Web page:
Opposition to 'Malfunction Junction' proposal rises, plan would - wistv.com - Columbia, South Carolina

Opposition to 'Malfunction Junction' proposal rises, plan would take hundreds of homes

A proposed connector between I-126, I-26 and I-20 would go through several West Columbia neighborhoods. (Source: SCDOT) A proposed connector between I-126, I-26 and I-20 would go through several West Columbia neighborhoods. (Source: SCDOT)
WEST COLUMBIA, SC (WIS) -

West Columbia city officials say they're still opposing the plan to fix one of state's most frustrating interchanges. 

The South Carolina Department of Transportation is looking at ways to improve traffic flow in and around the I-20, I-26, I-126 corridor, commonly known as 'Malfunction Junction.' 

Fixing the traffic issues in the corridor, which was developed in the 50s and 60s and improved in the 70s and 80s, is the number one priority for the state department of transportation. 

(Image source: SCDOTCarolinaCrossroads.com)

In October, DOT officials held a public meeting to get public input on dozens of alternatives to the 'Carolina Crossroads' corridor, including reconstructing key interchanges and widening or building additional roadways to alleviate congestion in the main corridor.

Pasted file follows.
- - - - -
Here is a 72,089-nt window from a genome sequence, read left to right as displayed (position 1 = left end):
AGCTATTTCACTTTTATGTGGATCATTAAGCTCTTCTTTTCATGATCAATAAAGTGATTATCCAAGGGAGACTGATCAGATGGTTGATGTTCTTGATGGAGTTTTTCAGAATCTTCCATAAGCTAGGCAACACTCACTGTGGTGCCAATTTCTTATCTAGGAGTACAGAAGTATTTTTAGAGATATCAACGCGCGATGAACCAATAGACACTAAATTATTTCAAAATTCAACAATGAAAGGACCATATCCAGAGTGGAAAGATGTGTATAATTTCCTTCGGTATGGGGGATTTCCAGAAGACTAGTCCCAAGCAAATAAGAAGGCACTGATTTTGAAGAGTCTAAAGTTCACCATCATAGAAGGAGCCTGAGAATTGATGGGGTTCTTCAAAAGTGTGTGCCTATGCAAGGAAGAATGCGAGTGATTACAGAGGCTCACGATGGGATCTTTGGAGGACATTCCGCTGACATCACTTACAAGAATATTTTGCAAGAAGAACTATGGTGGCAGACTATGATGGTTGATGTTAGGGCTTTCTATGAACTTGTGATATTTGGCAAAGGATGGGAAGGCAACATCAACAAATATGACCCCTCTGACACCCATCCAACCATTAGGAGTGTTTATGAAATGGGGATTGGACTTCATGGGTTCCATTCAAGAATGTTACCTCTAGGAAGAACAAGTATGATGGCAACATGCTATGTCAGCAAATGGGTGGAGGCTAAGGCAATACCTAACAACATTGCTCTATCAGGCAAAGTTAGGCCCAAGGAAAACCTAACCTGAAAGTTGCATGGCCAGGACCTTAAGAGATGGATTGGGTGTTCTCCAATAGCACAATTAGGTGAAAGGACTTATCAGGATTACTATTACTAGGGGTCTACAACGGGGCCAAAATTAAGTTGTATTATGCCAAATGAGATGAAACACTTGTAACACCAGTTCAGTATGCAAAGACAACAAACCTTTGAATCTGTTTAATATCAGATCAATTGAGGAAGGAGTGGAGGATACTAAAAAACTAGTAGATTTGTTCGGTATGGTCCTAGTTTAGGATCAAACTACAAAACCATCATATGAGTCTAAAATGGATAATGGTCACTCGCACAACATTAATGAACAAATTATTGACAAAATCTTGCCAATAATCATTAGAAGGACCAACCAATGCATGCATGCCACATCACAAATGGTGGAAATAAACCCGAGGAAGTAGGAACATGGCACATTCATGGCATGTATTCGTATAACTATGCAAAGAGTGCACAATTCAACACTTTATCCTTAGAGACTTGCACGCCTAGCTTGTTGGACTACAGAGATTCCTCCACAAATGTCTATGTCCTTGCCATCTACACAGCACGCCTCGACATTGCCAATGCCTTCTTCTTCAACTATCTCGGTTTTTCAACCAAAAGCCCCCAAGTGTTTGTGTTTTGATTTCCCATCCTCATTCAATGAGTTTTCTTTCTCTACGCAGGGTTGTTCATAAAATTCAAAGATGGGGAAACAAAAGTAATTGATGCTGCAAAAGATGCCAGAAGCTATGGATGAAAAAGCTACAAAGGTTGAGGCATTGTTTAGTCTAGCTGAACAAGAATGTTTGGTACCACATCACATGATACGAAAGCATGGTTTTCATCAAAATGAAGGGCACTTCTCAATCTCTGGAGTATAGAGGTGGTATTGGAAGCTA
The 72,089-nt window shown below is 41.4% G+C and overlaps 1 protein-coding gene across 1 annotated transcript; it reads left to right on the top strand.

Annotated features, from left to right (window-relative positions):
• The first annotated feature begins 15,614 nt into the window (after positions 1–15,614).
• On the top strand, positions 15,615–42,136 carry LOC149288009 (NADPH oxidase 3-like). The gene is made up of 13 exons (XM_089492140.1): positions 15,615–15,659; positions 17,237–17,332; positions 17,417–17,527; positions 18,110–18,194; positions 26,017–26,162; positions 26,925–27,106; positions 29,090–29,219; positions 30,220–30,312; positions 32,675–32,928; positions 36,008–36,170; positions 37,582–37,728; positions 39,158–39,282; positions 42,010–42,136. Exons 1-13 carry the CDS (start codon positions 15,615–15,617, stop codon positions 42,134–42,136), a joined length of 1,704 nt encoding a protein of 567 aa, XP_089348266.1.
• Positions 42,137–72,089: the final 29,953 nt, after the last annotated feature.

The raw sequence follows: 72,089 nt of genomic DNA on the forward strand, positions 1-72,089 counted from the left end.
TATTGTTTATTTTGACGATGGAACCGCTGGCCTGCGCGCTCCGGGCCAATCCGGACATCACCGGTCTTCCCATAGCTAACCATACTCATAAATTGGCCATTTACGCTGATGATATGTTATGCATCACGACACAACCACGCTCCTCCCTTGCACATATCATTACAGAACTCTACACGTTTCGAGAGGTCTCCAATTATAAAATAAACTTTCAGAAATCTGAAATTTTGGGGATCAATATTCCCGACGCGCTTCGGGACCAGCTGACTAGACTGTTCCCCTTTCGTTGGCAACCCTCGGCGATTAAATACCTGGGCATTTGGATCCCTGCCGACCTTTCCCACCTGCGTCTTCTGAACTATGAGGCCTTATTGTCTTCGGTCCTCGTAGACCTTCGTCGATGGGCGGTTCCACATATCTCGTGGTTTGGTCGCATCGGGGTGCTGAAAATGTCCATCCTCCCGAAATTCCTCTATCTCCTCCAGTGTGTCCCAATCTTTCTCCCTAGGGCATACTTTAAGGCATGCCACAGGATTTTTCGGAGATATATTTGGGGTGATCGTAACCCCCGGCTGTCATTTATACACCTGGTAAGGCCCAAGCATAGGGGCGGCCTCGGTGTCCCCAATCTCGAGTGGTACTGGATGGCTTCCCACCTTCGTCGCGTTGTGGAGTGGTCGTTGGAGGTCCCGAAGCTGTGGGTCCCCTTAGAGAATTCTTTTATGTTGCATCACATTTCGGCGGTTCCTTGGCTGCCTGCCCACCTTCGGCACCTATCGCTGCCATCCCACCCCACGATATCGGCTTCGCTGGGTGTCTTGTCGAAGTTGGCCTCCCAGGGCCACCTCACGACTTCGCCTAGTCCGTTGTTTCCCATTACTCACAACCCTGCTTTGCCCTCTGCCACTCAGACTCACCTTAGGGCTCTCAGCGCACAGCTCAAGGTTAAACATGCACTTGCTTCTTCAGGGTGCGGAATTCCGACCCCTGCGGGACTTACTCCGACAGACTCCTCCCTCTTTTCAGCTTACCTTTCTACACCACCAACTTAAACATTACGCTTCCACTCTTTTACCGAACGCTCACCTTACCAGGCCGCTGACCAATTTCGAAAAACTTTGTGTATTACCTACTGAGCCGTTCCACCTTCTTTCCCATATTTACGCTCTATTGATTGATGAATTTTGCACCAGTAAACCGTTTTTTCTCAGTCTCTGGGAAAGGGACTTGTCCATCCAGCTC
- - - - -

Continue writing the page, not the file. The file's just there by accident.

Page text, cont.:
Last year City Council passed a resolution against a proposed connector through the city stating it will negatively impact the residents, businesses and riverbanks in West Columbia.

The SCDOT plan includes the construction of connector routes between I-126, I-26 and I-20 that would cut through several West Columbia neighborhoods including Quail Hollow, Gates of Quail Hollow, Quail Hollow Village, Westover Acres, and River's Edge.

According to a statement released by the city on Wednesday, council stated SCDOT did not consult the city leaders in planning and has created the options without their input. City officials are encouraging residents and businesses to reach out to SCDOT to voice their concerns about the plans.

Here's a portion of the statement:

City Council continues to urge SCDOT to find a solution that does not destroy homes or relocate families on the West Columbia side of the riverbanks. SCDOT has not consulted the City of West Columbia in planning and has created the options without input from the City. The City of West Columbia has attended public meetings held by SCDOT and made SCDOT aware of the detrimental impact to well-established residential areas that could be eliminated or compromised by the proposed interchange. 

The next public meeting is expected to take place this summer.

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